Written by:
Howard Fenton
Senior Technology Consultant
NAPL

If you study how innovative new technologies are added to high end equipment such as digital presses, you would find that it typically occurs in top down strategy. In other words, it starts at the high end of the product line. such as in the iGen family, and over time trickles down to other devices.

In 2008, I was called to Rochester, NY to see a new product. After signing a pile of NDA (non-disclosure agreement) forms, Quincy Allen, the former President of the production Systems Group Xerox, met me and walked me to the iGen beta machine.

For the first time, I was introduced to a host of new technologies designed to automate the time consuming color matching and process control steps required to ensure high-quality color. The new technologies in the iGen4 included:

  • Auto Density Control. It uses a full-width array of sensors to automatically detect and eliminate density variations and streaks.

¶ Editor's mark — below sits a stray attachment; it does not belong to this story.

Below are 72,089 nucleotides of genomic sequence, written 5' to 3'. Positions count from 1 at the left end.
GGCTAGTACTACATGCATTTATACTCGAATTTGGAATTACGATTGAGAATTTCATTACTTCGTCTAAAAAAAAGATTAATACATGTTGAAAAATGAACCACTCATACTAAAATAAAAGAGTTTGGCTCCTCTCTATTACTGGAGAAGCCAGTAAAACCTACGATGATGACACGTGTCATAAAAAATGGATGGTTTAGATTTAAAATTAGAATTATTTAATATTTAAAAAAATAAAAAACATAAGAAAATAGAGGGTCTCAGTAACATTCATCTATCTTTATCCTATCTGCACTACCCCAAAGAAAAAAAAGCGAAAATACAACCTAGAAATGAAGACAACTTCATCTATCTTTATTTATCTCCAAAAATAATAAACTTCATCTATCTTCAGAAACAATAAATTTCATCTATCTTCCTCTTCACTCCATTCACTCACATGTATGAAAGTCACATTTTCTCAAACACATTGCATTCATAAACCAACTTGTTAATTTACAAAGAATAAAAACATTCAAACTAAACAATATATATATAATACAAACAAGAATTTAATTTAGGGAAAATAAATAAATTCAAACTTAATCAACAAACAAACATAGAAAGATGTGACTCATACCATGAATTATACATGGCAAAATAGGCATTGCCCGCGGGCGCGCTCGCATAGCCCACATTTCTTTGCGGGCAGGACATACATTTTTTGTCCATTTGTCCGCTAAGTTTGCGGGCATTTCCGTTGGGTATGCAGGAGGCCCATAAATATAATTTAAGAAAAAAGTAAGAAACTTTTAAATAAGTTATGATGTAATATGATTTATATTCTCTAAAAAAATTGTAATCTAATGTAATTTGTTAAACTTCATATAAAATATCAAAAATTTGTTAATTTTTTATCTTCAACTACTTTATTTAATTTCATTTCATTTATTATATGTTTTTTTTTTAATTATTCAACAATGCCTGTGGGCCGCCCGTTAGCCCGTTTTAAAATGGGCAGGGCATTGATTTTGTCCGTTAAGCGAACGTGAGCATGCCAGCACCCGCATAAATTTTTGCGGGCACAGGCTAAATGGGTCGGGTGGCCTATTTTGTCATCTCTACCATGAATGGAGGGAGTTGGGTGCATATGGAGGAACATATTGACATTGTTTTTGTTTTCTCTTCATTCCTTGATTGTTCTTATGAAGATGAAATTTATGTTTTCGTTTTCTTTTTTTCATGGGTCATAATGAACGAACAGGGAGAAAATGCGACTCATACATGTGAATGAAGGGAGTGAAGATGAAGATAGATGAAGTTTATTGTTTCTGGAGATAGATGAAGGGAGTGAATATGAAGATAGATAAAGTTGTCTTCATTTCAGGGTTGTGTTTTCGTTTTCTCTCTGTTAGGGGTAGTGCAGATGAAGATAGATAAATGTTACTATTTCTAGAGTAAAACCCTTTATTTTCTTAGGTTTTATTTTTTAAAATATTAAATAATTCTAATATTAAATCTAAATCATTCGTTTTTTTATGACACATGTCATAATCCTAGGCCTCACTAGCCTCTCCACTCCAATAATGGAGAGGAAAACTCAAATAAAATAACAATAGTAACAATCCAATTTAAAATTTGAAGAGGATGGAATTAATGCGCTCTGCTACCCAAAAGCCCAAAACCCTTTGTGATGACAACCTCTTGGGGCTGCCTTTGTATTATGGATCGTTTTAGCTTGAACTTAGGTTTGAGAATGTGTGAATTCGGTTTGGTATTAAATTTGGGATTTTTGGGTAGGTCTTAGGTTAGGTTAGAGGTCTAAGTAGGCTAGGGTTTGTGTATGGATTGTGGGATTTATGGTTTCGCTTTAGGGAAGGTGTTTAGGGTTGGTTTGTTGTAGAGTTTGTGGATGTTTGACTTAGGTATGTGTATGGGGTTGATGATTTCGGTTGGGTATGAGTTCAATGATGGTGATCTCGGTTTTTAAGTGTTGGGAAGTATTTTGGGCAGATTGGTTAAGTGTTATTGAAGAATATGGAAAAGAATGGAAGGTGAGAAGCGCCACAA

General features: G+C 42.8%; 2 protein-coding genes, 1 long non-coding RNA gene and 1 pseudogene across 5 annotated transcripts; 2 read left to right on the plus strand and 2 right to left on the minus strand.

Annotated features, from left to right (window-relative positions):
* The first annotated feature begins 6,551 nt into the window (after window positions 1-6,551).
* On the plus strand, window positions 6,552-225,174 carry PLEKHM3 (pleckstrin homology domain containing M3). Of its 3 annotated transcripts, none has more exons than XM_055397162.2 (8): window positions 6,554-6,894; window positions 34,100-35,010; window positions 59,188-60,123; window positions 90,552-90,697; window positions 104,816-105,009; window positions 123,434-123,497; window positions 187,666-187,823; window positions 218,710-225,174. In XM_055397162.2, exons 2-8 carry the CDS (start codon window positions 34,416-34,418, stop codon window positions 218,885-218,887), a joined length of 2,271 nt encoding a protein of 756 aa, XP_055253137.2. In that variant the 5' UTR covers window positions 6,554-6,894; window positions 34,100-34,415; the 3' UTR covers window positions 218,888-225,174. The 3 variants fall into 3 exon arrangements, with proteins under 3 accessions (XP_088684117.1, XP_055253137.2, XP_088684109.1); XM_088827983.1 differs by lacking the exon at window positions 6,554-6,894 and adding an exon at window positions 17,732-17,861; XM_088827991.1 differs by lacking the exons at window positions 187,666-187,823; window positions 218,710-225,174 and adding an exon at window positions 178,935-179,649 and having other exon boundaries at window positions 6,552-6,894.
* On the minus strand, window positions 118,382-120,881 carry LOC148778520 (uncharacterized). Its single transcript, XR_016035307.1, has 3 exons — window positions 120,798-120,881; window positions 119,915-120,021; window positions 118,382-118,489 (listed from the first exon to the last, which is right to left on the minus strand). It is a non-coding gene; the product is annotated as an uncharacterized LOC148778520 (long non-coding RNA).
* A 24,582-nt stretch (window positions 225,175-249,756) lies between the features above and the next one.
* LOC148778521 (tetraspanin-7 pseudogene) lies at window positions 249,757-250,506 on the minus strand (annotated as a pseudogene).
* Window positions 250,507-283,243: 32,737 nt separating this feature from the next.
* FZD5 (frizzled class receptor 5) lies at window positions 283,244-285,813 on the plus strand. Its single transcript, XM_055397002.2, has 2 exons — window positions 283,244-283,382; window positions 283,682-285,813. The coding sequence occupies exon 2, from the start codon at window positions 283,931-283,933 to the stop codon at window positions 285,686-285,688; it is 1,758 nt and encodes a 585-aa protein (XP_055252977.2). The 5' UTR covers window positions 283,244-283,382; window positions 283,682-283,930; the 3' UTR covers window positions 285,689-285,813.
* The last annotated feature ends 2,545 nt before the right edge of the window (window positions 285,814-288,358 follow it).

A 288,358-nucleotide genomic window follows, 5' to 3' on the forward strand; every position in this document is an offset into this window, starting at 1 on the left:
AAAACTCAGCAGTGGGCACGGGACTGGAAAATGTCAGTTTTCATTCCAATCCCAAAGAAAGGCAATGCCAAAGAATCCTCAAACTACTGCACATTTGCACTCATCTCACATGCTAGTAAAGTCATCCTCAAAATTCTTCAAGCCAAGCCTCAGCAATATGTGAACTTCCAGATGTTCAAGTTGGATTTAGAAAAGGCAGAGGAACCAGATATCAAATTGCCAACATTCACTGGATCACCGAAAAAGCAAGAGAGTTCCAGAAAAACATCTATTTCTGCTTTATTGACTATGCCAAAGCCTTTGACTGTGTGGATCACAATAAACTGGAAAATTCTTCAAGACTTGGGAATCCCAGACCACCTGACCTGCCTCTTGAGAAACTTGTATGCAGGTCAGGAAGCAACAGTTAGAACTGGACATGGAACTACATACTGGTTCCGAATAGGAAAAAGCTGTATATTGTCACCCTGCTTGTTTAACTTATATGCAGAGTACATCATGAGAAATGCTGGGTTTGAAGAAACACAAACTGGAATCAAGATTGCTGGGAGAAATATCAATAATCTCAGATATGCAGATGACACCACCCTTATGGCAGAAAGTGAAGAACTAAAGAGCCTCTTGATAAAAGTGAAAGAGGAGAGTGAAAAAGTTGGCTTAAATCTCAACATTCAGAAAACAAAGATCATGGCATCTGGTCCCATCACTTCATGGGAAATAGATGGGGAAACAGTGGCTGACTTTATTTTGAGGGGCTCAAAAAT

• New Carrier Dispensing System. Which combines dry ink and carrier
  • High Definition Linearization. This process eliminates time consuming grey-scale calibration and produces better neutral greys and highlight shadows.
  • Advanced Color Profiling. This innovation enables greater color consistency and realism in familiar objects such as faces and skies.

It was projected that these technologies would help users become 25 percent to 35 percent more productive than the iGen3. I have heard reports that this was conservative and that productivity was increased by as much as 50%.

If you have not heard of it yet, you will hear about Xerox Confident Color soon. It’s a way to improve color matching on a variety of devices. If you’re not sure how much blood, sweat and tears is involved in getting color to match today, you should ask your staff. It could be more than you expect!

Howard Fenton is a Senior Technology Consultant at NAPL. Howie advises commercial printers, in-plants, and manufacturers on workflow management, operations, digital services, and customer research. He is a paid contributor to this blog.